PHOENIX — Phoenix Mayor Kate Gallego said a community meeting will be held after videos surfaced showing officers allegedly threatening to shoot a black couple and their young children over a reported shoplifting incident from last month. 

Gallego, in an emailed statement released Saturday through her spokeswoman Annie DeGraw, said she was "sick" over the incident in late May involving Dravon Ames and Iesha Harper. 

"It was completely inappropriate and clearly unprofessional," Gallego said in the statement, adding that she was deeply sorry for what Ames, Harper and their young daughters, ages 4 and 1, went through. 

"There is no situation in which this behavior is ever close to acceptable. As a mother myself, seeing these children placed in such a terrifying situation is beyond upsetting."

Ames and Harper filed a $10 million notice of claim -- a precursor to a lawsuit -- against the city on Thursday. They claimed the officers involved committed battery, unlawful imprisonment, false arrest, infliction of emotional distress and violation of civil rights. 

Videos showed an officer pointing a gun at a visibly pregnant Harper and the young girls as they exited a vehicle. Another officer swept the legs of Ames as he was in handcuffs and pressed against the side of a police car.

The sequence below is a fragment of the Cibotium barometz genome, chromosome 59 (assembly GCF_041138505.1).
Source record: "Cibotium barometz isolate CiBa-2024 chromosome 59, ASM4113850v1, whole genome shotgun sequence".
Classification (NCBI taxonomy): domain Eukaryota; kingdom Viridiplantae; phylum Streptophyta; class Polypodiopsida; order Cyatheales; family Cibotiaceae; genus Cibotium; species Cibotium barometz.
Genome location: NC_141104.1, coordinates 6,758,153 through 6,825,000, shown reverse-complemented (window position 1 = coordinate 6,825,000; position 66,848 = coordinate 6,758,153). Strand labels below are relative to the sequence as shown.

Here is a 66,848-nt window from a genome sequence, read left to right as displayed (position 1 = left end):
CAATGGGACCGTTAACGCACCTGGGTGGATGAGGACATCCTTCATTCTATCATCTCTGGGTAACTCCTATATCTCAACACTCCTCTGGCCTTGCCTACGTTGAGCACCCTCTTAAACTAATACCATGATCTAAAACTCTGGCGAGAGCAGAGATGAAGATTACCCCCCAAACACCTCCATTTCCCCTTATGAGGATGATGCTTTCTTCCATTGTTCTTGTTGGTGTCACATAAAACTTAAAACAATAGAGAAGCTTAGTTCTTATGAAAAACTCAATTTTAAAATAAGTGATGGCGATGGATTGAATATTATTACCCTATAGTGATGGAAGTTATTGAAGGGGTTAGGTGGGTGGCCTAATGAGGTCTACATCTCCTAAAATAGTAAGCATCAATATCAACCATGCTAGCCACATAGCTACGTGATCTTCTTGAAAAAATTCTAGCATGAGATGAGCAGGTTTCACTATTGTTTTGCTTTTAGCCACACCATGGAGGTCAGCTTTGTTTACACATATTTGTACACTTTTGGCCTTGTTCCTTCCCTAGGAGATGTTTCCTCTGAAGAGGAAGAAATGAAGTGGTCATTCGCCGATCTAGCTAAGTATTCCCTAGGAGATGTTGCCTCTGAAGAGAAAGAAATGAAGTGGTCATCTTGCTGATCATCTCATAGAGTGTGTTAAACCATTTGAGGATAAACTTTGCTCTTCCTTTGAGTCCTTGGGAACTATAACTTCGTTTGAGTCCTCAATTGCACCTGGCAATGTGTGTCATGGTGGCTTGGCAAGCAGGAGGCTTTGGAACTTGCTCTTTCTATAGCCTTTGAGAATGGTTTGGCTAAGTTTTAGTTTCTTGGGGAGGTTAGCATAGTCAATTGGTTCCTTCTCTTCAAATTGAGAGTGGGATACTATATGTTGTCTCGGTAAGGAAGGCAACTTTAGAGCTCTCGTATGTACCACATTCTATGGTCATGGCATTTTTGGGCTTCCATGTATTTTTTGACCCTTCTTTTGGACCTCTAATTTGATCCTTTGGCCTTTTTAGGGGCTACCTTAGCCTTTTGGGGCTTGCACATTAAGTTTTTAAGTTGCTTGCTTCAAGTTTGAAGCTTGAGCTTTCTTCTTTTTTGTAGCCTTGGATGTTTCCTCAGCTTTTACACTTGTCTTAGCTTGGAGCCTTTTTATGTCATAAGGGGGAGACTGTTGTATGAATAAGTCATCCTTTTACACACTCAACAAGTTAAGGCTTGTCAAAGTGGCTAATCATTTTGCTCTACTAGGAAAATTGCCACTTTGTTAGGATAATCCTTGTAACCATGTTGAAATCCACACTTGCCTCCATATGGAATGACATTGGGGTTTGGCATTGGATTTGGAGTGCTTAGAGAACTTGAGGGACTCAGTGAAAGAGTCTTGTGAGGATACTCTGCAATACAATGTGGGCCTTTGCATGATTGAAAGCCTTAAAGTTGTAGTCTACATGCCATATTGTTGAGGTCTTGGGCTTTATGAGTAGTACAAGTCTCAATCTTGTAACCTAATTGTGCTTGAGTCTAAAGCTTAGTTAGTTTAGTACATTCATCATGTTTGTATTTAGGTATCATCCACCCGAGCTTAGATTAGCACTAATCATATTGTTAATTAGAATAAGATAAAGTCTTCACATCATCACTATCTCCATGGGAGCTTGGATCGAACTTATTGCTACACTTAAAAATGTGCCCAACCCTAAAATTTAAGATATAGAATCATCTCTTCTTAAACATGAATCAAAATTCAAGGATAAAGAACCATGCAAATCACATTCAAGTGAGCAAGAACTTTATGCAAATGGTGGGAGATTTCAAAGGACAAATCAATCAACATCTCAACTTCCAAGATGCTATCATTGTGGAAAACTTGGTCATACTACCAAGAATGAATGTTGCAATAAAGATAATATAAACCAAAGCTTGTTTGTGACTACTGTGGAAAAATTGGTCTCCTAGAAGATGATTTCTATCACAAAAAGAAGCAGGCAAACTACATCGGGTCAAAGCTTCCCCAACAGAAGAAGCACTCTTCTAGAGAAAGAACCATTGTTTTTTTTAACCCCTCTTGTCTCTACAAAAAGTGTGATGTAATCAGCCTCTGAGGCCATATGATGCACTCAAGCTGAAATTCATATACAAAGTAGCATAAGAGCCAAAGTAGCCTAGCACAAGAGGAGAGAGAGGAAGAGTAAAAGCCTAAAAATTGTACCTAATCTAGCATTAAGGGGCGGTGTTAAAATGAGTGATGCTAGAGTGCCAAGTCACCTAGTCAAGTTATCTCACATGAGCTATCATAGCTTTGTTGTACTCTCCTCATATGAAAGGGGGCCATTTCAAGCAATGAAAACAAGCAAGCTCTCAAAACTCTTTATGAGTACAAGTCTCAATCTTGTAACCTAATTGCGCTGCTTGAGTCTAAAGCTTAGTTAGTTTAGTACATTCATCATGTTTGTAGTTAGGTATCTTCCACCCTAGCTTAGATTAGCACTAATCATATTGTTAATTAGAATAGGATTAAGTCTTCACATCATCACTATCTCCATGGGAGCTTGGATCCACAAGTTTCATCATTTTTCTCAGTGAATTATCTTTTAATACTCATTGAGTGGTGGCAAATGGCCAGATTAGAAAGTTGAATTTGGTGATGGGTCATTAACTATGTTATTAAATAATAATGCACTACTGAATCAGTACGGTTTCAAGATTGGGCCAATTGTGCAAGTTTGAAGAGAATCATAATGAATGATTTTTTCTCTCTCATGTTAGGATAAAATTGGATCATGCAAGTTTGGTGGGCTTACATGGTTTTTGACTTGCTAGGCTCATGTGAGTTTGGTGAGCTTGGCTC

The incident stemmed from a reported shoplifting from a Family Dollar store in the area of 32nd Street and McDowell Road, where the 4-year-old girl allegedly stole a doll.  

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Gallego said in response to the incident, a community meeting would be held on Tuesday. Police Chief Jeri Williams was asked to be in attendance to listen to residents' concerns. 

"We owe it to our residents to give them an open forum to discuss their concerns with us and to propose solutions," Gallego said. 

The meeting will be held at Pilgrim Rest Baptist Church near 16th and Jefferson streets at 6:00 p.m.  

Gallego also said all seven precincts in the city would have body-worn cameras by August. The officers involved in the incident were not wearing them at the time. 

"I recognize that to get to the bottom of this issue and implement meaningful change, we are going to have some uncomfortable and painful conversations," Gallego said. 

"These conversations must continue until every one of our residents feels safe in our community."